Was the construction inspected in the same manner as new construction? If the owner of the building is from a high-income class the repair is usually done by an expert in retrofitting and sometimes the owner hires a company to inspect the repair work. When the owner is from a medium or low-income class, the repair is done by a construction worker without any inspection.
Who performed the construction: a contractor or owner/user? Was an architect or engineer involved? For high-income class the seismic retrofit measures are usually performed by a contractor. An engineer or architect working for the contractor or the owner is involved. For low-income class the retrofit is done by a construction worker.
What has been the performance of retrofitted buildings of this type in subsequent earthquakes? There has not been an important seismic event that has tested the retrofitted buildings yet.
Additional comments section 6

 

References

Asociacin Colombiana de Ingeniera Ssmica, AIS (1984). Cdigo Colombiano de Construccin Sismo Resistente CCCSR-84. Bogot: AIS.


Asociacin Colombiana de Ingeniera Ssmica, AIS (1998). Reglamento Colombiano de Construccin Sismo Resistente NSR-98, Bogot: AIS.


Asociacin Colombiana de Ingeniera Ssmica, AIS (2010). Reglamento Colombiano de Construccin Sismo Resistente NSR-10, Bogot: AIS.


Brzev, S. (2007). Earthquake-resistant confined masonry construction. National Information Center of Earthquake Engineering, Indian Institute of Technology Kanpur, India.


Engdahl, E., R. van der Hilst and R. Bulland (1998). Global teleseismic earthquake relocation with improved travel times and procedures for depth determination. Bulletin of the Seismological Society of America, 88, 722-743.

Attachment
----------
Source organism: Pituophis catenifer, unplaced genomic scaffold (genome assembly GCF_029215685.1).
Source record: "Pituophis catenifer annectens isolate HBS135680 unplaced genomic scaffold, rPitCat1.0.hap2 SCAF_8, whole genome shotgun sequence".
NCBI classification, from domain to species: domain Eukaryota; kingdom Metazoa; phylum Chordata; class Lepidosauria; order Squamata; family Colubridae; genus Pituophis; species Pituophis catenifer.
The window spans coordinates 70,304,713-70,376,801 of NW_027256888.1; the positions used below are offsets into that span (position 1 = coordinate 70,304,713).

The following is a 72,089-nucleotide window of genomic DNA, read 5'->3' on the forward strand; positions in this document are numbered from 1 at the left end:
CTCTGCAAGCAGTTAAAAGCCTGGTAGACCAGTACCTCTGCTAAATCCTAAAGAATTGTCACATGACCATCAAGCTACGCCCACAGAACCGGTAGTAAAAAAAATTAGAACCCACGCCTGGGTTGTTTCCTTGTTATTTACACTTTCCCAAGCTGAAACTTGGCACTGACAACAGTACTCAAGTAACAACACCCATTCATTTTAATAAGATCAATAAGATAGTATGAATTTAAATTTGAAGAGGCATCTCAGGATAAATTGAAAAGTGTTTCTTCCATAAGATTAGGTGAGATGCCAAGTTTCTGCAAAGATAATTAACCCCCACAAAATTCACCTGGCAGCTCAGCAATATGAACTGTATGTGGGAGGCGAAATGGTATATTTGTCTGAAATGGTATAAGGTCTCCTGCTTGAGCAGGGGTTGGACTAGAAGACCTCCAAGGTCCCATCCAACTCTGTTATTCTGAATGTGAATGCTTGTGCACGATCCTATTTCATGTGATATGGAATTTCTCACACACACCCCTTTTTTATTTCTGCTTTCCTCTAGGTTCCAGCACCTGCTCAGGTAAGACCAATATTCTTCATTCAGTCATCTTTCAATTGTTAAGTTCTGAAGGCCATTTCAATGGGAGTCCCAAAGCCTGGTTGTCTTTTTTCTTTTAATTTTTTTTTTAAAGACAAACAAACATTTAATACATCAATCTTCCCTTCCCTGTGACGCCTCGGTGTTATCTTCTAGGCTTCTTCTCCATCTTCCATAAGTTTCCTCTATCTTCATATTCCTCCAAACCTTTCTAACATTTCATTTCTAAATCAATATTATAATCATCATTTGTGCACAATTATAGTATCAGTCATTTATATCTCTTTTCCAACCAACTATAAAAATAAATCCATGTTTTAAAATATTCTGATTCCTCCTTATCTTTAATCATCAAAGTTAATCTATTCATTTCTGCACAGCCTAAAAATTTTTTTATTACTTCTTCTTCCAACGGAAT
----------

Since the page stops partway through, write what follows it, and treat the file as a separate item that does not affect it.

Espinosa A. (2003). Historia ssmica de Colombia, 1550-1830. Academia Colombiana de Ciencias Exactas, Fsicas y Naturales, Universidad del Quindo, CD-ROM.


Garca, L. E., and Yamn, L. E. (1994). A review of masonry construction in Colombia. Masonry in the Americas. ACI Publication SP-147, American Concrete Institute, Detroit, pp. 283-305.


INGEOMINAS (1999). Actualizacin catlogo de sismos de Colombia para estudios de amenaza ssmica 1566-1998, datos de hipocentros e intensidades. Proyecto Estudio de Amenaza Ssmica de Colombia, C. Alvarado (Bogot).


Martnez, J., Parra, E., Pars, G., Forero, C., Bustamante, N., Cardona, O., y Jaramillo, J. (1994). Los Sismos del Atrato Medio 17 y 18 de Octubre de 1992. Revista Ingeominas (2): 35-76.


http://seisan.sgc.gov.co/RNAC/
Red Nacional Acelergrafos de Colombia, RNAC. En lnea.


Salgado, M. A., Zuloaga, D., Bernal, G. A., Mora, M. G. and Cardona, O. D. (2013) Fully probabilistic seismic risk assessment considering local site effects for the portfolio of buildings in Medelln, Colombia. Bulletin of Earthquake Engineering. Publicacin en lnea: 19 de noviembre.


Authors




Name Title Affiliation Location Email
Ana Beatriz Acevedo Associate Professor Department of Civil Engineering Universidad EAFIT aaceved14@eafit.edu.co
Juan Diego Jaramillo Research Professor Department of Civil Engineering Universidad EAFIT jjarami@eafit.edu.co
Fernando Alexis Osorio Graduate Student Department of Civil Engineering Universidad EAFIT fosorio@eafit.edu.co

Reviewers


Name Title Affiliation Location Email
Hernn Santa Mara Oyanedel Associate Professor Pontificia Universidad Catlica de Chile Department of Structural and Geotechnical Engineering Chile hsm@ing.puc.cl